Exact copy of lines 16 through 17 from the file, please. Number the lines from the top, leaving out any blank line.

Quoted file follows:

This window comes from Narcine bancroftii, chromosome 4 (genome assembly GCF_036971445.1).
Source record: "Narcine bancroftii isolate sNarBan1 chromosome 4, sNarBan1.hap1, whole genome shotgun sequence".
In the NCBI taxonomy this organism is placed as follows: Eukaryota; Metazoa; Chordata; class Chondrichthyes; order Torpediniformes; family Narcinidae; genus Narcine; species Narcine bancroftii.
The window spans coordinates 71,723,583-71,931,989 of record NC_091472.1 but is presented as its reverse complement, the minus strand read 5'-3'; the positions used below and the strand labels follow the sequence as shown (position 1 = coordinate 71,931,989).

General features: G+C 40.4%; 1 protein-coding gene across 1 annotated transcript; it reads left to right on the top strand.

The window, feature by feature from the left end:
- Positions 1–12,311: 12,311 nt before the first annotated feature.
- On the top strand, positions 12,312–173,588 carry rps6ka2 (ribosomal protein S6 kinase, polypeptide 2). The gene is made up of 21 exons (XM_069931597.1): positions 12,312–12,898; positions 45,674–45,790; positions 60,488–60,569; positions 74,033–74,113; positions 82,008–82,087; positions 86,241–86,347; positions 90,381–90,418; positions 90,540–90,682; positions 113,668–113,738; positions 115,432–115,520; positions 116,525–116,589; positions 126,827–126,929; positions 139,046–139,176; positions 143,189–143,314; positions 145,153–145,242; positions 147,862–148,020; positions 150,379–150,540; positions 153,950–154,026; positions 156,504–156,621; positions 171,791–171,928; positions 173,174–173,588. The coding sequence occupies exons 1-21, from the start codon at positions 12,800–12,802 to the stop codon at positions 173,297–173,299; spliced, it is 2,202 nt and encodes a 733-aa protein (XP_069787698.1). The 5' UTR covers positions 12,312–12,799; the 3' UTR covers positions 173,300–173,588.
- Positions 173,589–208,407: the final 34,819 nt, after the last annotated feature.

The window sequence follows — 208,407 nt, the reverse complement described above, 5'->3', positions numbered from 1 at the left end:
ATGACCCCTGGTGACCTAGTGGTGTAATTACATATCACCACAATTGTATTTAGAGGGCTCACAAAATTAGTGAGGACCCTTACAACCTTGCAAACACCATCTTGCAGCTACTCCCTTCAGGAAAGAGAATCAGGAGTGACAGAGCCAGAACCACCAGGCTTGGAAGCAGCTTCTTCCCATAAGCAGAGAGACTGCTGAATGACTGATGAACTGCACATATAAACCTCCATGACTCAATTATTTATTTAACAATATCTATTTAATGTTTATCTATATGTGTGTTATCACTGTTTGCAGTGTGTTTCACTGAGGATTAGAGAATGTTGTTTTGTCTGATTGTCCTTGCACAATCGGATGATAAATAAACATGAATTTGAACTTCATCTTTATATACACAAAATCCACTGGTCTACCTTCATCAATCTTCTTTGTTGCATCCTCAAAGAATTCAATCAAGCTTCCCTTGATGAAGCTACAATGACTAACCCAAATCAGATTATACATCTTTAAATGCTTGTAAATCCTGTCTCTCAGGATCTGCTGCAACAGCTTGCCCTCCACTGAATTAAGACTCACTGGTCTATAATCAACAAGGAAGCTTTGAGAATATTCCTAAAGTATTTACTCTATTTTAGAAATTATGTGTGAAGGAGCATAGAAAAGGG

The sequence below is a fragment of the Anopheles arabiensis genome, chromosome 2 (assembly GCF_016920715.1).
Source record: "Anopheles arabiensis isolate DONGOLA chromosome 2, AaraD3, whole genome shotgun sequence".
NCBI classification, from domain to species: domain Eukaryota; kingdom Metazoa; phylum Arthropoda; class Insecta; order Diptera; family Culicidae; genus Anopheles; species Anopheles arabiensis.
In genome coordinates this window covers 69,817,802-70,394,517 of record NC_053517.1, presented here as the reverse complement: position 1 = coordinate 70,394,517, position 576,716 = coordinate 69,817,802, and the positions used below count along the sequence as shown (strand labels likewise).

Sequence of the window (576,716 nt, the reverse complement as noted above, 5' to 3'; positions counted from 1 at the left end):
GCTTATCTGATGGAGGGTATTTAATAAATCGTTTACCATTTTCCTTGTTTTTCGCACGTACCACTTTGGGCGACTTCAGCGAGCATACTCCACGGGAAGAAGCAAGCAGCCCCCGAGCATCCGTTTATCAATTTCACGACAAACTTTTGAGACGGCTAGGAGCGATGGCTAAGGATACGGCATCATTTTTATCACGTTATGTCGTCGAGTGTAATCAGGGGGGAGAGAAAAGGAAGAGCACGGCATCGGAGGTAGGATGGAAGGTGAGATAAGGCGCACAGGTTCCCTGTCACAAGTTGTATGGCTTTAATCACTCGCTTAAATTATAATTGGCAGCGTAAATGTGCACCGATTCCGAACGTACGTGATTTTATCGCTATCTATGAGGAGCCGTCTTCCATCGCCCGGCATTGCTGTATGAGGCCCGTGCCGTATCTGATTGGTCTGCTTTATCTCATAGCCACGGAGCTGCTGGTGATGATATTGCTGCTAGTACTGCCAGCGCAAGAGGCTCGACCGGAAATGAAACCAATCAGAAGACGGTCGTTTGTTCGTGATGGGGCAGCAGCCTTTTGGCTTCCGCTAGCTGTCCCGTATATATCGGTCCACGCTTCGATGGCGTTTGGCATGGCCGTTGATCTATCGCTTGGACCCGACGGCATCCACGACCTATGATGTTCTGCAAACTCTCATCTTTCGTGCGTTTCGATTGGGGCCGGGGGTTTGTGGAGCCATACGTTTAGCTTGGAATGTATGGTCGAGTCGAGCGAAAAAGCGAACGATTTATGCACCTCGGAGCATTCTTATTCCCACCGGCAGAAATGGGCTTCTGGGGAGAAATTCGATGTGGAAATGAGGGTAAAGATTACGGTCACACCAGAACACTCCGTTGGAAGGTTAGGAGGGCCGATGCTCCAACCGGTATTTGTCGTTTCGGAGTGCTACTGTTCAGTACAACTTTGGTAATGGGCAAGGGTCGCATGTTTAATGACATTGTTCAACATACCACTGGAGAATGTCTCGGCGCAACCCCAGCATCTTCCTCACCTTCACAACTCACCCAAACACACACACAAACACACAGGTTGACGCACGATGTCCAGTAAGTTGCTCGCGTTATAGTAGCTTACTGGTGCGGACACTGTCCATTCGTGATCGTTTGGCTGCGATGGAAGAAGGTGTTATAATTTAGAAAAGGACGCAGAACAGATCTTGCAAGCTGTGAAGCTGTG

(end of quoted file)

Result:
Sequence of the window (576,716 nt, the reverse complement as noted above, 5' to 3'; positions counted from 1 at the left end):
GCTTATCTGATGGAGGGTATTTAATAAATCGTTTACCATTTTCCTTGTTTTTCGCACGTACCACTTTGGGCGACTTCAGCGAGCATACTCCACGGGAAGAAGCAAGCAGCCCCCGAGCATCCGTTTATCAATTTCACGACAAACTTTTGAGACGGCTAGGAGCGATGGCTAAGGATACGGCATCATTTTTATCACGTTATGTCGTCGAGTGTAATCAGGGGGGAGAGAAAAGGAAGAGCACGGCATCGGAGGTAGGATGGAAGGTGAGATAAGGCGCACAGGTTCCCTGTCACAAGTTGTATGGCTTTAATCACTCGCTTAAATTATAATTGGCAGCGTAAATGTGCACCGATTCCGAACGTACGTGATTTTATCGCTATCTATGAGGAGCCGTCTTCCATCGCCCGGCATTGCTGTATGAGGCCCGTGCCGTATCTGATTGGTCTGCTTTATCTCATAGCCACGGAGCTGCTGGTGATGATATTGCTGCTAGTACTGCCAGCGCAAGAGGCTCGACCGGAAATGAAACCAATCAGAAGACGGTCGTTTGTTCGTGATGGGGCAGCAGCCTTTTGGCTTCCGCTAGCTGTCCCGTATATATCGGTCCACGCTTCGATGGCGTTTGGCATGGCCGTTGATCTATCGCTTGGACCCGACGGCATCCACGACCTATGATGTTCTGCAAACTCTCATCTTTCGTGCGTTTCGATTGGGGCCGGGGGTTTGTGGAGCCATACGTTTAGCTTGGAATGTATGGTCGAGTCGAGCGAAAAAGCGAACGATTTATGCACCTCGGAGCATTCTTATTCCCACCGGCAGAAATGGGCTTCTGGGGAGAAATTCGATGTGGAAATGAGGGTAAAGATTACGGTCACACCAGAACACTCCGTTGGAAGGTTAGGAGGGCCGATGCTCCAACCGGTATTTGTCGTTTCGGAGTGCTACTGTTCAGTACAACTTTGGTAATGGGCAAGGGTCGCATGTTTAATGACATTGTTCAACATACCACTGGAGAATGTCTCGGCGCAACCCCAGCATCTTCCTCACCTTCACAACTCACCCAAACACACACACAAACACACAGGTTGACGCACGATGTCCAGTAAGTTGCTCGCGTTATAGTAGCTTACTGGTGCGGACACTGTCCATTCGTGATCGTTTGGCTGCGATGGAAGAAGGTGTTATAATTTAGAAAAGGACGCAGAACAGATCTTGCAAGCTGTGAAGCTGTG